Afghanistan has announced the first death of a high profile official from Covid-19, as the government reported it had reached the peak of the virus outbreak.
Yosuf Ghazanfar, President Ashraf Ghani’s special envoy for economic development and poverty reduction, died from the virus on Friday night. Ghazanfar played a key role in Ghani’s 2019 presidential campaign, and a state commission headed by the president’s chief of staff is to be tasked with conducting his funeral and burial.
The health ministry said on Saturday that the country had reached the peak of its coronavirus outbreak, with 32,672 confirmed cases, including 348 new infections. The number of deaths has risen by seven to 826 in the last 24 hours.
Kabul, which has been the country’s worst affected area with 13,334 confirmed cases and 225 deaths, recorded 164 new cases and one death.
“According to our statistics, we are now at the peak of the pandemic as the daily infections have been around the same numbers in the last two weeks and suspected patients decreased so we hope daily numbers will drop soon,” said Abdulqadeer Qadeeri, the deputy health minister.
Testing capacity remains low in Afghanistan and experts say the actual number of infections is much higher. Afghanistan has tested 75,155 suspected patients since the outbreak began. Akmal Samsour, a spokesman for the health ministry said: “Only patients with severe symptoms go to medical centres, so the actual number may be something between 150,000 and 1.5 million.”
All six tests carried out in Helmand province in the last 24 hours came back positive, and the western province of Herat recorded 28 new cases from 51 tests. Herat has so far reported 4,958 confirmed cases and 130 deaths.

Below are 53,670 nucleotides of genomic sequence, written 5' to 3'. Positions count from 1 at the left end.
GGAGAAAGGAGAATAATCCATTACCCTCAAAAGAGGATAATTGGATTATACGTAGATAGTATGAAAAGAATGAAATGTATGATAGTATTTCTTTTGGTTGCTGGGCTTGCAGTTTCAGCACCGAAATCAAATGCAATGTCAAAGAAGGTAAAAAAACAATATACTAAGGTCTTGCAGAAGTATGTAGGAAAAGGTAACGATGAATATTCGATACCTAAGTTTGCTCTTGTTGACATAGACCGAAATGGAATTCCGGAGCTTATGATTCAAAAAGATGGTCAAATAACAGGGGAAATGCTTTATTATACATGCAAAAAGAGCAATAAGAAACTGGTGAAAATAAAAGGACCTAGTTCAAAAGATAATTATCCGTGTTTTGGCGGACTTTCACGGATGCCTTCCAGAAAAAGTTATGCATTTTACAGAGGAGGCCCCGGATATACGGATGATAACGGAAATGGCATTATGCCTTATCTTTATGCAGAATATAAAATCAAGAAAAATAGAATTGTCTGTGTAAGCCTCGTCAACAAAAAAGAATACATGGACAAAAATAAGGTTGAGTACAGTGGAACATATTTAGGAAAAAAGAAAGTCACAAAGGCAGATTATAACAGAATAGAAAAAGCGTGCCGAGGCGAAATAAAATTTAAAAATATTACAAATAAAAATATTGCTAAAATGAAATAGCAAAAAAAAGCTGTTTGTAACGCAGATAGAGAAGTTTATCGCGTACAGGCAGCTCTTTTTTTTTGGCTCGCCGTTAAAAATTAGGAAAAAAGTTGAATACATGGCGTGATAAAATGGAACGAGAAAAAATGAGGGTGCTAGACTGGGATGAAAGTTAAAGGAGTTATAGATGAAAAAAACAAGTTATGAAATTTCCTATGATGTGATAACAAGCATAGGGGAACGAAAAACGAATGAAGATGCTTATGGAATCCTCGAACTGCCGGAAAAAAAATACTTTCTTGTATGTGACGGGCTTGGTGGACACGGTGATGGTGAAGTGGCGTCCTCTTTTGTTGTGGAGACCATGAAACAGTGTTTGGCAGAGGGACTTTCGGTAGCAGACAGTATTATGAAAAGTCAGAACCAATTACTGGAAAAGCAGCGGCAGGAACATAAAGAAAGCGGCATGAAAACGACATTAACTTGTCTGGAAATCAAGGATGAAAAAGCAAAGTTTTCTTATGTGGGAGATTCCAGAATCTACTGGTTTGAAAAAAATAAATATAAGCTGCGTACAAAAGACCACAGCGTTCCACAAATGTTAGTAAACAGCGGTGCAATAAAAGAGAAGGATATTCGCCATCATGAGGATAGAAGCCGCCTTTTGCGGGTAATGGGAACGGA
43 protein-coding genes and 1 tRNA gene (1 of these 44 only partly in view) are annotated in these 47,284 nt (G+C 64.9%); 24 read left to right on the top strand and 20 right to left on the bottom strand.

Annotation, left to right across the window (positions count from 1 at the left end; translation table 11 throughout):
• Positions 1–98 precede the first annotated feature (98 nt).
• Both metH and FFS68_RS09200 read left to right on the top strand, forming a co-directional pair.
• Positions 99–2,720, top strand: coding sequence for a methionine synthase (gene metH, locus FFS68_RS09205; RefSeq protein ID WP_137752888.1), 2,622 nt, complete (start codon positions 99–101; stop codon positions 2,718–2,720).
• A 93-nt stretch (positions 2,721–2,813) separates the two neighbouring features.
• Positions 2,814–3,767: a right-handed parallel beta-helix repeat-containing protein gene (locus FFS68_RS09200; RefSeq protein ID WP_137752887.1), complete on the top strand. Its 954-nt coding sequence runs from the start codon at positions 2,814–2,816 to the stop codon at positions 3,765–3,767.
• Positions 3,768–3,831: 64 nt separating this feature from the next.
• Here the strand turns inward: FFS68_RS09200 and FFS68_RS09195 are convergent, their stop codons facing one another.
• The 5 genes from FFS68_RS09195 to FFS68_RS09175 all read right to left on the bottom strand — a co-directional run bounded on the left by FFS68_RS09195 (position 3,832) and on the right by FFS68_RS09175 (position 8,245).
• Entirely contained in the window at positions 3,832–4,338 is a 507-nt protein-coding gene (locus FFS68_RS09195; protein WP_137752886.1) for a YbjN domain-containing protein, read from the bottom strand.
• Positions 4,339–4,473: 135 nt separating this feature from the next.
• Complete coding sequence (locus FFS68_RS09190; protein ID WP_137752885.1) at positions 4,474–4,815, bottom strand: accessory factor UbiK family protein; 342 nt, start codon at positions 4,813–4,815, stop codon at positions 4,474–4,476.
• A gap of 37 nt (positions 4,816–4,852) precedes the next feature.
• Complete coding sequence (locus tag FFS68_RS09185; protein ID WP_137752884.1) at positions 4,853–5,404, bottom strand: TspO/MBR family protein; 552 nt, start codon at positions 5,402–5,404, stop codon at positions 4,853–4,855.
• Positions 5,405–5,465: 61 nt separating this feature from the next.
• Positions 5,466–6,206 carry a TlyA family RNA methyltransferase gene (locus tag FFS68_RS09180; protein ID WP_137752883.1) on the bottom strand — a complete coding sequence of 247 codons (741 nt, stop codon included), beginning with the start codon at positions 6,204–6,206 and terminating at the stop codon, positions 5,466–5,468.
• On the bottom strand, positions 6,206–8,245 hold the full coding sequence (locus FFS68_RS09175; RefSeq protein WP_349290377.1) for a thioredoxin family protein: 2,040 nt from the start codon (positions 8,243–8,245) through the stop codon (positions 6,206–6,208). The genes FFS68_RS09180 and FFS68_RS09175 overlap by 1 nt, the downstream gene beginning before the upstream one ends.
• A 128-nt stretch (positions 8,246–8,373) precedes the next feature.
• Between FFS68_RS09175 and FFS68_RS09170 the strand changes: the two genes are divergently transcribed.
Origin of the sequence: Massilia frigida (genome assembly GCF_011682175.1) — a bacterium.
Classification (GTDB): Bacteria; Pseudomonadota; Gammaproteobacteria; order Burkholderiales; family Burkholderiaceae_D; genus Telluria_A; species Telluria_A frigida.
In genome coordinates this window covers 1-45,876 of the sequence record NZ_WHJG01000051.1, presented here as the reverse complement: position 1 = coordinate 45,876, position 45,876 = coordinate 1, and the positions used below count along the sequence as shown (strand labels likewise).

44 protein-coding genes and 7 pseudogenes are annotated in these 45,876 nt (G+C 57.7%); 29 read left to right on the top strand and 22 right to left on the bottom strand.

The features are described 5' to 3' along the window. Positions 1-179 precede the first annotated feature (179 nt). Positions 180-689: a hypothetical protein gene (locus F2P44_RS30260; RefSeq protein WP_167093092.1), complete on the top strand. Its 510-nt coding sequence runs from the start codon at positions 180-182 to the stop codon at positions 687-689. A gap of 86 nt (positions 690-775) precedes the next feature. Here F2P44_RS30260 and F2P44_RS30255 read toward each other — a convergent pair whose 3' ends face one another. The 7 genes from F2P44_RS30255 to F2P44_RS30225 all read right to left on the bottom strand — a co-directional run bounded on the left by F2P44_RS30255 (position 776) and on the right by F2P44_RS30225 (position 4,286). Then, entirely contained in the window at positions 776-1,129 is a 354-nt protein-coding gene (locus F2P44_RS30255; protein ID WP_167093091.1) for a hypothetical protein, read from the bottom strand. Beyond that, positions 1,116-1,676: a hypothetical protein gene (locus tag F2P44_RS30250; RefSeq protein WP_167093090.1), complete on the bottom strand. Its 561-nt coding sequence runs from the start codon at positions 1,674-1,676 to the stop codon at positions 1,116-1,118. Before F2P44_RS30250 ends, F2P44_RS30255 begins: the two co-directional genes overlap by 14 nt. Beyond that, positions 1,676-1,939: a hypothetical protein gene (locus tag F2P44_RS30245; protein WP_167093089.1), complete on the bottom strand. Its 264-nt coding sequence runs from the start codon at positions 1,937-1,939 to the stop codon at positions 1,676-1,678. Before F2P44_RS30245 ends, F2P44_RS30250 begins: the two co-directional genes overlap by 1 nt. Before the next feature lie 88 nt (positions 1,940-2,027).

Herat borders Iran, which has been badly hit by the pandemic, and the first known case of the virus was reported in the province after thousands of Afghan migrants returned from Iran in February and March, fanning out across the country without being tested or quarantined.
The Afghan Independent Human Rights Commission asked the Taliban on Friday to allow human rights workers to investigate a recent mortar attack in Helmand. “We call on the Taliban to pave the way for an investigation by the workers of the human rights commission, because the area is under Taliban control,” said Zabiullah Farhang, head of the media department of the human rights commission.
At least 28 civilians were killed and 34 more wounded after four mortars hit a cattle market on Monday.
The UN mission in Afghanistan has said that according to its initial and impartial findings, “multiple credible sources assert that the army fired lethal mortars in response to Taliban fire, missing their intended target” and hitting the market in Sangin instead.